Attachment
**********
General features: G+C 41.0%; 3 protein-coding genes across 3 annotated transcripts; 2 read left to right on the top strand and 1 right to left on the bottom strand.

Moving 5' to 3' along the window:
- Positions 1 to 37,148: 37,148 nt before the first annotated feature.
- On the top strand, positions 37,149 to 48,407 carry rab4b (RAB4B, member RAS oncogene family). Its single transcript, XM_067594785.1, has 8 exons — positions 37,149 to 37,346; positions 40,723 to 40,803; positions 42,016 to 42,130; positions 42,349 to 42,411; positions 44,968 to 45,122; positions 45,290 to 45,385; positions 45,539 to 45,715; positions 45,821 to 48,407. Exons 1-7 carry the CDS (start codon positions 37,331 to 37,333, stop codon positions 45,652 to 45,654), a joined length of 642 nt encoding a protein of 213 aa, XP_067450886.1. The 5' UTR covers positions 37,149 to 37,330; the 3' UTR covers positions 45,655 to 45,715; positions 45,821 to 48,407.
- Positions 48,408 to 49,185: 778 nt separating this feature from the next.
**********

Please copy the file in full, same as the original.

General features: G+C 41.0%; 3 protein-coding genes across 3 annotated transcripts; 2 read left to right on the top strand and 1 right to left on the bottom strand.

Moving 5' to 3' along the window:
- Positions 1 to 37,148: 37,148 nt before the first annotated feature.
- On the top strand, positions 37,149 to 48,407 carry rab4b (RAB4B, member RAS oncogene family). Its single transcript, XM_067594785.1, has 8 exons — positions 37,149 to 37,346; positions 40,723 to 40,803; positions 42,016 to 42,130; positions 42,349 to 42,411; positions 44,968 to 45,122; positions 45,290 to 45,385; positions 45,539 to 45,715; positions 45,821 to 48,407. Exons 1-7 carry the CDS (start codon positions 37,331 to 37,333, stop codon positions 45,652 to 45,654), a joined length of 642 nt encoding a protein of 213 aa, XP_067450886.1. The 5' UTR covers positions 37,149 to 37,330; the 3' UTR covers positions 45,655 to 45,715; positions 45,821 to 48,407.
- Positions 48,408 to 49,185: 778 nt separating this feature from the next.